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3Qs: Password and cloud security

Wil Robertson

The recent news that hackers accessed celebrities’ cloud accounts and released their intimate photos online has prompted many to question the security of sensitive data stored on people’s own smartphones and in the cloud. Here, Wil Robertson, an assistant professor who holds joint appointments in the College of Computer and Information Science and the Department of Electrical and Computer Engineering, discusses this recent hack and provides some advice for people to protect their privacy and online data.

It has been widely reported that hackers were able to access celebrities’ private accounts. How were they able to do this?

This story is still developing, and the details behind the attack are still not clear. However, there are several theories, including the targeted attacks against cloud service user names, passwords, and security questions that has been used in similar breaches in the past, as well as the use of malicious wireless access points at the Emmy Awards show. Another theory, which Apple denies was involved in the leak, is the exploitation of a recently discovered iCloud/Find My iPhone vulnerability that allowed non-rate-limited password guessing. Any of these methods could have been used to gain access to an initial set of celebrity cloud accounts, from which an attacker could gain further information (e.g., account details for other celebrities from compromised contact lists) in order to compromise more accounts.

The reason that access to the cloud services provided the attackers access to such sensitive data is because modern mobile devices, including phones, generally upload pictures and other media to the cloud provider. These devices are often configured to perform this automatically, which can be problematic in the case of data such as this.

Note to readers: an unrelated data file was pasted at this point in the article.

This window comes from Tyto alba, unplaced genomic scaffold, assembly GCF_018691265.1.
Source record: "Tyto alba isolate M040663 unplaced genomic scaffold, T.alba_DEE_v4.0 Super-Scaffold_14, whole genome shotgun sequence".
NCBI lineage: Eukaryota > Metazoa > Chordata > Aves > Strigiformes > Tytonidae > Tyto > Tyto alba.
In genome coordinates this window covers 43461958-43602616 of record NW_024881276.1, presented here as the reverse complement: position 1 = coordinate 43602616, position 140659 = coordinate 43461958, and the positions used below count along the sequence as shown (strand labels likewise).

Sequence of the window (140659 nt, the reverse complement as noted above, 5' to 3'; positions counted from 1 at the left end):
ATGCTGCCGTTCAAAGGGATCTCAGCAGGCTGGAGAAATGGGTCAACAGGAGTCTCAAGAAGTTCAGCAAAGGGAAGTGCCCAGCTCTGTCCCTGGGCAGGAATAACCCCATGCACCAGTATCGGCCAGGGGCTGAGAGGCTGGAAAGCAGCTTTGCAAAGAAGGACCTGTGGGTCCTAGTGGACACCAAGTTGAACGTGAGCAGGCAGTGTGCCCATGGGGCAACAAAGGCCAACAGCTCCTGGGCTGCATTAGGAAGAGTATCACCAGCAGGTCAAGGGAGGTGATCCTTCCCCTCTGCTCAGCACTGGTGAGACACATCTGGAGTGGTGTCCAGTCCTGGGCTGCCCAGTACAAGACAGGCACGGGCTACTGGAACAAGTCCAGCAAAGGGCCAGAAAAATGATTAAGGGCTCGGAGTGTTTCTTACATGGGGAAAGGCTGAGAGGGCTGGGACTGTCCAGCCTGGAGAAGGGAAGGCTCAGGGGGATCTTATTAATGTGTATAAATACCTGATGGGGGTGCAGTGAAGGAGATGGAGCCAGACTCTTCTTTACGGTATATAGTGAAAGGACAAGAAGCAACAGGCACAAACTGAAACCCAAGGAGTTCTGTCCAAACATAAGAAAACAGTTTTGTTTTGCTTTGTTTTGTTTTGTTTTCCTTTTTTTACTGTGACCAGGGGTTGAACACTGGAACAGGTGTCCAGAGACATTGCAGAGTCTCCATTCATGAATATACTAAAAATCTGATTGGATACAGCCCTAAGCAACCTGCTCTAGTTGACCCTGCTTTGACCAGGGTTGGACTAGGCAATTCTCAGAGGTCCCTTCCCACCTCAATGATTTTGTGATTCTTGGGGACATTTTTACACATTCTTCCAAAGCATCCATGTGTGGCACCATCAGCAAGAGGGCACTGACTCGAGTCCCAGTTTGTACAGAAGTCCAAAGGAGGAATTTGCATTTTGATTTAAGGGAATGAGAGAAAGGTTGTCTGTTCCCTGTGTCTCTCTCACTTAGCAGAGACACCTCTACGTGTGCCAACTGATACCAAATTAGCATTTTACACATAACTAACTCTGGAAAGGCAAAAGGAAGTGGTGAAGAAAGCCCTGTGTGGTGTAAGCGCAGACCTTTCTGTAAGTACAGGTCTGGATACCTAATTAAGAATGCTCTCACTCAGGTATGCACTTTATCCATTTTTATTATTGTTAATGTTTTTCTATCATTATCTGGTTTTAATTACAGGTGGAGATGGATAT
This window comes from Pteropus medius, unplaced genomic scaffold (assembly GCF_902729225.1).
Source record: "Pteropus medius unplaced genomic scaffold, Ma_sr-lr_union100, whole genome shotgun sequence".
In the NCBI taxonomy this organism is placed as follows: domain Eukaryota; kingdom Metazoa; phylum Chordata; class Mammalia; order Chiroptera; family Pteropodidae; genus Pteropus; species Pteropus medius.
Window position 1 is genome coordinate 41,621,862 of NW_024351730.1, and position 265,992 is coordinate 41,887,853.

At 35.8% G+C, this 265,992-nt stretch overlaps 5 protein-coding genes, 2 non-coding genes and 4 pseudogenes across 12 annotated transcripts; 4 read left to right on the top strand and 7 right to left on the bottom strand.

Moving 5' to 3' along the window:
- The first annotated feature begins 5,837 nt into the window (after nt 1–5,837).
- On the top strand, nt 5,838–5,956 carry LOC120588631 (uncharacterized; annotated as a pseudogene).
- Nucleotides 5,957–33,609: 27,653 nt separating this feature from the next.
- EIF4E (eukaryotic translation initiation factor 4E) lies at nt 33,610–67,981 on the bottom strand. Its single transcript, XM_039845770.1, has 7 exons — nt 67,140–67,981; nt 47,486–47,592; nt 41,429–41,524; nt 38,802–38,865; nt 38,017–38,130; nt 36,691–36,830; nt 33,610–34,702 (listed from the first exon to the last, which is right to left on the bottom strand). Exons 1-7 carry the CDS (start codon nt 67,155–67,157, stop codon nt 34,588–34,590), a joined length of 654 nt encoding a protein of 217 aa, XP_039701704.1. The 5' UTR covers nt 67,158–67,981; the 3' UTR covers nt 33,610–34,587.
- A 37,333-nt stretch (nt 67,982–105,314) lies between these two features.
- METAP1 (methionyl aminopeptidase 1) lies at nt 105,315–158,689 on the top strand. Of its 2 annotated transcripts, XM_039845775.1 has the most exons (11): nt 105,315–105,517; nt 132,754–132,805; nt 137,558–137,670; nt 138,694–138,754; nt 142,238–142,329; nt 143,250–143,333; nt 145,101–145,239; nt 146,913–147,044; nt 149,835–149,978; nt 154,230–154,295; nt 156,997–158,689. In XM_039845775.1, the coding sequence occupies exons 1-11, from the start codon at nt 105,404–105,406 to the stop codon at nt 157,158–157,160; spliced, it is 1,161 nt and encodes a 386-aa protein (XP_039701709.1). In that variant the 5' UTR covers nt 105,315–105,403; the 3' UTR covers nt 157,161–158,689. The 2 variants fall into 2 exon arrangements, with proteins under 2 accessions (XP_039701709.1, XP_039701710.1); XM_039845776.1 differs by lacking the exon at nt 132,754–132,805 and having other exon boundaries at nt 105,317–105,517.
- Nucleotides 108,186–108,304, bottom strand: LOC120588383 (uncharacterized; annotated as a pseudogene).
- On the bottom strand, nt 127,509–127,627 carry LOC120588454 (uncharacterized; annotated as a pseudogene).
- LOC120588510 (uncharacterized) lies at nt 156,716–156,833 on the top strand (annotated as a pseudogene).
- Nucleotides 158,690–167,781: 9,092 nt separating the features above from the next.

Is the average smartphone and cloud user vulnerable to such an attack? What precautions can people take to better protect sensitive information that might be stored on mobile devices or in the cloud such as passwords and financial information?

In principle, yes, the average user is vulnerable to similar attacks—that is, if you choose to upload data you wouldn’t want the world to see to the cloud. The best way to prevent this sort of leak is to not upload sensitive data in the first place, and to disable automatic synchronization of all documents, pictures, and other media to the cloud. Once someone gains access to your data and copies it away, there is no mechanism available to “unleak” that data. Furthermore, even if users request the cloud provider to delete uploaded data, it often persists regardless (e.g., on content delivery networks and other caches). Finally, cloud providers also create offline backups of data that are difficult to purge, and any entity with a subpoena could potentially gain access to these.

The second avenue to protect yourself is to make it more difficult for attackers to access your account without your permission. This involves using a strong, hard-to-guess password, and enabling two-factor authentication. Two-factor authentication simply requires that you provide two forms of proof that you are who you say you are (e.g., a password and a security code from a mobile application), and is one of the most effective ways of shutting out attackers.

What are some of the most recent cybersecurity advances being made at Northeastern and elsewhere? Will this hack affect future security measures?

There are really too many advances in cybersecurity to list here, but security researchers have long warned about the potential risks of cloud storage. While certainly convenient, one does lose a large degree of control over the uploaded data, and a centralized cloud provider is a juicy target for adversaries. There is a large amount of interest in researching ways to secure the cloud, with approaches varying from making authentication to cloud accounts both stronger and less of a burden on users, to transparent encryption schemes that prevent attackers—and even the cloud provider—from accessing your data, to fully homomorphic encryption, which would allow cloud providers to somewhat counter-intuitively compute or “use” your data without being able to “see” it.

While this hack will no doubt further spur the work of security researchers, one hopes for other outcomes as a result of this attack, including a greater recognition amongst users of the risks associated with the cloud, and the permanence of your data in modern society.

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